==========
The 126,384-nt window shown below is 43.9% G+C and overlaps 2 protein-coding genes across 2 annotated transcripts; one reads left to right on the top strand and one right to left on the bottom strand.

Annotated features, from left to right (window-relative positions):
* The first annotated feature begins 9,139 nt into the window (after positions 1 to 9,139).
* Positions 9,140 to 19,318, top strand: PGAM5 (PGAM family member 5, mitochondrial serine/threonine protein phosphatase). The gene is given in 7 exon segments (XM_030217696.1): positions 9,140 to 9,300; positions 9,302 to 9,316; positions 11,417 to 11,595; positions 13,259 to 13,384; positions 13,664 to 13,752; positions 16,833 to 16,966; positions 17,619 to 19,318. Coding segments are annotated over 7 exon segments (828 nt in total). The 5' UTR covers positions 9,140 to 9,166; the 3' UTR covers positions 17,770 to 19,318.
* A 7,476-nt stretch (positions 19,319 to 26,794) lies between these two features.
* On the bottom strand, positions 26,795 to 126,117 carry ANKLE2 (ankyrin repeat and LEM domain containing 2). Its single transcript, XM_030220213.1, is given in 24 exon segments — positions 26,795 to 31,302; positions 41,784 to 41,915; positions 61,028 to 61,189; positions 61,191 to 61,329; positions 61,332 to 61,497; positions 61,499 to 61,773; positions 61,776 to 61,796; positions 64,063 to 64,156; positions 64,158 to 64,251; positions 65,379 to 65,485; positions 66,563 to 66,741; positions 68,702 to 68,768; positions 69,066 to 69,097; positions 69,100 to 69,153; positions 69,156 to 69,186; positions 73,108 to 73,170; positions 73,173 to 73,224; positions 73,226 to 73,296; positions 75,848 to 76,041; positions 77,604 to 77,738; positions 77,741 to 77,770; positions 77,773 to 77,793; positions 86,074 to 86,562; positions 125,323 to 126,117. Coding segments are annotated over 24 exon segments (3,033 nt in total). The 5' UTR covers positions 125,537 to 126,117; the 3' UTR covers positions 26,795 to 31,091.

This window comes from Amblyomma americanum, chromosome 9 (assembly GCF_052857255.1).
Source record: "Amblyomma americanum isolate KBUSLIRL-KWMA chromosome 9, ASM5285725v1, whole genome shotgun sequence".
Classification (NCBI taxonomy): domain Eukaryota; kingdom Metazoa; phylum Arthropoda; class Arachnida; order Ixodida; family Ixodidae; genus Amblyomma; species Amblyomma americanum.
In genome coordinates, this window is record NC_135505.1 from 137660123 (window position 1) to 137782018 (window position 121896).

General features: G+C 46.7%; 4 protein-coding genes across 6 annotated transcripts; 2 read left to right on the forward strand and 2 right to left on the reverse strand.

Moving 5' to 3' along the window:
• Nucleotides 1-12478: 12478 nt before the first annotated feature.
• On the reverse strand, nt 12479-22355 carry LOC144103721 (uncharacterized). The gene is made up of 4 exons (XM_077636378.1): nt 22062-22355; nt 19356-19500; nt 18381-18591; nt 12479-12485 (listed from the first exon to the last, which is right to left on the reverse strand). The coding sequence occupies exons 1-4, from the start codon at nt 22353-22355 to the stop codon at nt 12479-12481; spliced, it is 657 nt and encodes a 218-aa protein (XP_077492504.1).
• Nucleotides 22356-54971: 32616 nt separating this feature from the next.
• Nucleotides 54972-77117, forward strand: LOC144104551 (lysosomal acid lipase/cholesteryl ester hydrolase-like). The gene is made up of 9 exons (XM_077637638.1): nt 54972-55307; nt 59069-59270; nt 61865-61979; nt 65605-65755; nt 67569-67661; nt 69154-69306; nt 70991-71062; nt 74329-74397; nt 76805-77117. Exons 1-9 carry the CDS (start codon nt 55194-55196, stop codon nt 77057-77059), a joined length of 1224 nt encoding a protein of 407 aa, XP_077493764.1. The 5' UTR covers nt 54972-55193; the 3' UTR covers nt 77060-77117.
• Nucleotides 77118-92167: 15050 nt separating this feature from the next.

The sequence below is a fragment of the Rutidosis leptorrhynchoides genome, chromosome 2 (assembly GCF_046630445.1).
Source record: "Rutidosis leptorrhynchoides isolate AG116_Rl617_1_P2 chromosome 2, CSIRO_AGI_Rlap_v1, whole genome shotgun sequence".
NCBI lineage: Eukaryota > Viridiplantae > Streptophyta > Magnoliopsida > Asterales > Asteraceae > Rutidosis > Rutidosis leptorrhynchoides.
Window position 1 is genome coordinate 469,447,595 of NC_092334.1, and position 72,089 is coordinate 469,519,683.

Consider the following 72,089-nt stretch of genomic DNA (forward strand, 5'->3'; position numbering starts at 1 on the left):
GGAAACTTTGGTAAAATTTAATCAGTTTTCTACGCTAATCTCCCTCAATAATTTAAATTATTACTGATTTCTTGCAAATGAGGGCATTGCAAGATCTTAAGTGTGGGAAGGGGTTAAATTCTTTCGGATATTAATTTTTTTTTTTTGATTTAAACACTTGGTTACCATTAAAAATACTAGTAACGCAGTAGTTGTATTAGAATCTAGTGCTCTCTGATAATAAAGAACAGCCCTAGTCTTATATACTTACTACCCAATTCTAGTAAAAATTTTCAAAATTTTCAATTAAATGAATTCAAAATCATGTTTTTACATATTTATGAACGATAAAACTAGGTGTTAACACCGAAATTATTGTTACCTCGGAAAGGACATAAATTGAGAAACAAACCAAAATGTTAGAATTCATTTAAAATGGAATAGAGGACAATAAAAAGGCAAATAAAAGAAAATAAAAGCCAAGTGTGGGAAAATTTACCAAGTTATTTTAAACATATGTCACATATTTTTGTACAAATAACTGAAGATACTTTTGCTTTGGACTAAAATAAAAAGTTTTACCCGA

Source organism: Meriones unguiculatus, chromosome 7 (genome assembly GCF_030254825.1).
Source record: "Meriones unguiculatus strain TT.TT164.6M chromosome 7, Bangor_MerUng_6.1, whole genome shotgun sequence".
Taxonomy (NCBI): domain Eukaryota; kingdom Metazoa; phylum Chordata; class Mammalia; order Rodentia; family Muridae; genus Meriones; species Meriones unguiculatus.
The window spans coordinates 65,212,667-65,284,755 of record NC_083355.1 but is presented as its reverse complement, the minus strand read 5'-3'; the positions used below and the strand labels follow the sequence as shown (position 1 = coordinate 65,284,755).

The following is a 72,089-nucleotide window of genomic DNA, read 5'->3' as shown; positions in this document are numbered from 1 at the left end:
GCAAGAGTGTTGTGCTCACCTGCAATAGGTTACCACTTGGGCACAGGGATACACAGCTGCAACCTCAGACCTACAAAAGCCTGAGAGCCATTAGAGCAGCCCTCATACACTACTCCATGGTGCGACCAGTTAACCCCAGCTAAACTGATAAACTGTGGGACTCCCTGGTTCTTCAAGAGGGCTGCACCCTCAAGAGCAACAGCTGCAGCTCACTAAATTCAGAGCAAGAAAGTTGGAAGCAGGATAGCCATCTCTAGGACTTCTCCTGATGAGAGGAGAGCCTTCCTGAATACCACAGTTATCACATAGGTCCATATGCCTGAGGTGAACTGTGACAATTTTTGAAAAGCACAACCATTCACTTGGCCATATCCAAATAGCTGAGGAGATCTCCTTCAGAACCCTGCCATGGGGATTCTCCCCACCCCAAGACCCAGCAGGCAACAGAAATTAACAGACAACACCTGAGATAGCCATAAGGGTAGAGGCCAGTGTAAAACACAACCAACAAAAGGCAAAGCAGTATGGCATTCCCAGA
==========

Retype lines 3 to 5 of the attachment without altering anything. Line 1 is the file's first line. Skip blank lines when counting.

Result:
* The first annotated feature begins 9,139 nt into the window (after positions 1 to 9,139).
* Positions 9,140 to 19,318, top strand: PGAM5 (PGAM family member 5, mitochondrial serine/threonine protein phosphatase). The gene is given in 7 exon segments (XM_030217696.1): positions 9,140 to 9,300; positions 9,302 to 9,316; positions 11,417 to 11,595; positions 13,259 to 13,384; positions 13,664 to 13,752; positions 16,833 to 16,966; positions 17,619 to 19,318. Coding segments are annotated over 7 exon segments (828 nt in total). The 5' UTR covers positions 9,140 to 9,166; the 3' UTR covers positions 17,770 to 19,318.
* A 7,476-nt stretch (positions 19,319 to 26,794) lies between these two features.